Being in the MCU fandom at a time when the canon is all over the news and entities like Google are celebrating a movie's release with you is a curious feeling. One of my favorite quotes came from Slate:
"In China, it earned $107.2 million on its Wednesday debut, the country’s largest single-day box office haul. It also broke the single-day box office records in Argentina, Australia, Bolivia, Brazil, Chile, Columbia, Egypt, Hong Kong, New Zealand, Panama, Paraguay, Peru, the Philippines, Taiwan, Thailand, Trinidad, the U.K., and Uruguay. What’s more, it set top opening day records in Indonesia, Malaysia, Netherlands, Greece, Portugal, Slovakia, Turkey, and the Ukraine.
That’s 28 of the 193 member states in the United Nations, or just under 15%, the greatest international consensus anyone has achieved since we agreed we weren’t going to do anything about climate change."
Some outlets go further in speculating what it means:
"The entire industry is in a complete state of shock. Streaming crushing the theatrical business? Um, don’t think so. This is what happens when you have a great movie that the entire world wants to see, and exhibition and theatrical truly work together to make it a major success. "
The closest thing I can recall to it is the excitement around Star Wars. However, that was different because I remember the fever circulating around the first movie the most, which was a total dark horse. Plus, since it was new, no one had been a fan of it when it was first released. And yes, there was a lot of excitement around RotJ when it came out, by which time many people were fans and everyone was expecting it to do well. But there was a 3 year gap in between films, and at the time it was still a genre that mostly younger people wanted to see. So the difference to someone in their teens between the beginning and end of the trilogy was significant.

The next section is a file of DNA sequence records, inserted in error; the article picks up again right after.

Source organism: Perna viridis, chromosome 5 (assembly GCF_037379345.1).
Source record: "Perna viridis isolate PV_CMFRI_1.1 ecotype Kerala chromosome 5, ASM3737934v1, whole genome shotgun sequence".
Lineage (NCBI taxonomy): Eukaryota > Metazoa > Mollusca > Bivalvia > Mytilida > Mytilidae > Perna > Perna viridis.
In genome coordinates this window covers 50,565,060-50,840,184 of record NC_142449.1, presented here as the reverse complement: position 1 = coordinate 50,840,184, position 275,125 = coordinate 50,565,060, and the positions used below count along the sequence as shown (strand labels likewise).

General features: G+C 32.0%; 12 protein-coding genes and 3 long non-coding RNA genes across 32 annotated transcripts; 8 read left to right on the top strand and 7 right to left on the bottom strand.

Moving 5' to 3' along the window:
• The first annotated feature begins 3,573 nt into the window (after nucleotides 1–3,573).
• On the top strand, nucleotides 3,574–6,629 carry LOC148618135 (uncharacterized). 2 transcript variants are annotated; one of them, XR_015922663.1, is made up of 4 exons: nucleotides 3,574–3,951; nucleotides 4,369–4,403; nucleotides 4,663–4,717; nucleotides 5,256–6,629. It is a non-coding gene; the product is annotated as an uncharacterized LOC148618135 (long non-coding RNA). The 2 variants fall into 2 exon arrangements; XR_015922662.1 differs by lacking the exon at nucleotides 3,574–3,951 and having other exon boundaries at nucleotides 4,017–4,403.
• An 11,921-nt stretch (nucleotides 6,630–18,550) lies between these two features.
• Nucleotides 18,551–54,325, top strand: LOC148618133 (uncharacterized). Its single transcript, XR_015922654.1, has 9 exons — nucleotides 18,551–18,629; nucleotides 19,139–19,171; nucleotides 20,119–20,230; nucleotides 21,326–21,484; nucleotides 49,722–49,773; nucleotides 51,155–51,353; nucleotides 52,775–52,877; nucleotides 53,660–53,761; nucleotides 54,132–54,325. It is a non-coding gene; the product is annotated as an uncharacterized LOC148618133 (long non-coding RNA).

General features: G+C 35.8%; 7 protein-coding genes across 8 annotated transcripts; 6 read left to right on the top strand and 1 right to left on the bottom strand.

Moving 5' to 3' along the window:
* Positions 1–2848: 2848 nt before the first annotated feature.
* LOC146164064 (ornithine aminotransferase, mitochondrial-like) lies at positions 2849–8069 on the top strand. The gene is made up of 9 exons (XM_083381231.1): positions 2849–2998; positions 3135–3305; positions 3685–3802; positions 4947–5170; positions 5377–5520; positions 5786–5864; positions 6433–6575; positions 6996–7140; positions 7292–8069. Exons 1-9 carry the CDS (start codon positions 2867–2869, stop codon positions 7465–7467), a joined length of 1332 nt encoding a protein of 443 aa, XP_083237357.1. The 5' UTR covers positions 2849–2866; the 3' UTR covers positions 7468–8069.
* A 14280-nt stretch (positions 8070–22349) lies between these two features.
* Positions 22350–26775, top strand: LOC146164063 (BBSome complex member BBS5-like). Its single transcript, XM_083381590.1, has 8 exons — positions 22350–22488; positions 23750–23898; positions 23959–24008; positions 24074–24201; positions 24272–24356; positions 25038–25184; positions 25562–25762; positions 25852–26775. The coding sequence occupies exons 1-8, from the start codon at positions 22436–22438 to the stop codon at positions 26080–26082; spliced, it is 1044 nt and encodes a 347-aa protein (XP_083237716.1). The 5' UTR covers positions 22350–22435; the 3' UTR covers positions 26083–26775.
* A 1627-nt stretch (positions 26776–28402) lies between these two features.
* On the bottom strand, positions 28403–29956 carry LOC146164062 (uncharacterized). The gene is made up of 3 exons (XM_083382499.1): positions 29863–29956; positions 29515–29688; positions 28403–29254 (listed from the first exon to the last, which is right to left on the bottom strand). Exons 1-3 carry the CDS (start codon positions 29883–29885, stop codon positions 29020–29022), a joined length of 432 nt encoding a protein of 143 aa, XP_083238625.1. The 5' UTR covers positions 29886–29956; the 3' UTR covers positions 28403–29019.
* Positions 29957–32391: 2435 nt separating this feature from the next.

(More recently I expect it's like having been in HP fandom, but that passed me right by so I'm talking only of my personal experience).
What the MCU's success says to me is that the general public has shifted to the more fannish side which is why attendance is so high. While I doubt even a fifth of moviegoers are actually serious MCU fans, that's still a pretty big number. And even if people aren't fans, it doesn't matter, because like Star Wars the general details of the fandom are already part of cultural knowledge. I'd argue it took more than a decade post-trilogy before the same could really be said of Star Wars.
I've been lucky to be in various large fandoms -- but the difference for properties like Merlin or Supernatural (or even Buffy) is that there is a difference between the fandom being large and the property being part of the cultural vernacular. SPN could well be called the largest stealth media fandom ever seen and was barely visible before its intended 5 year run concluded.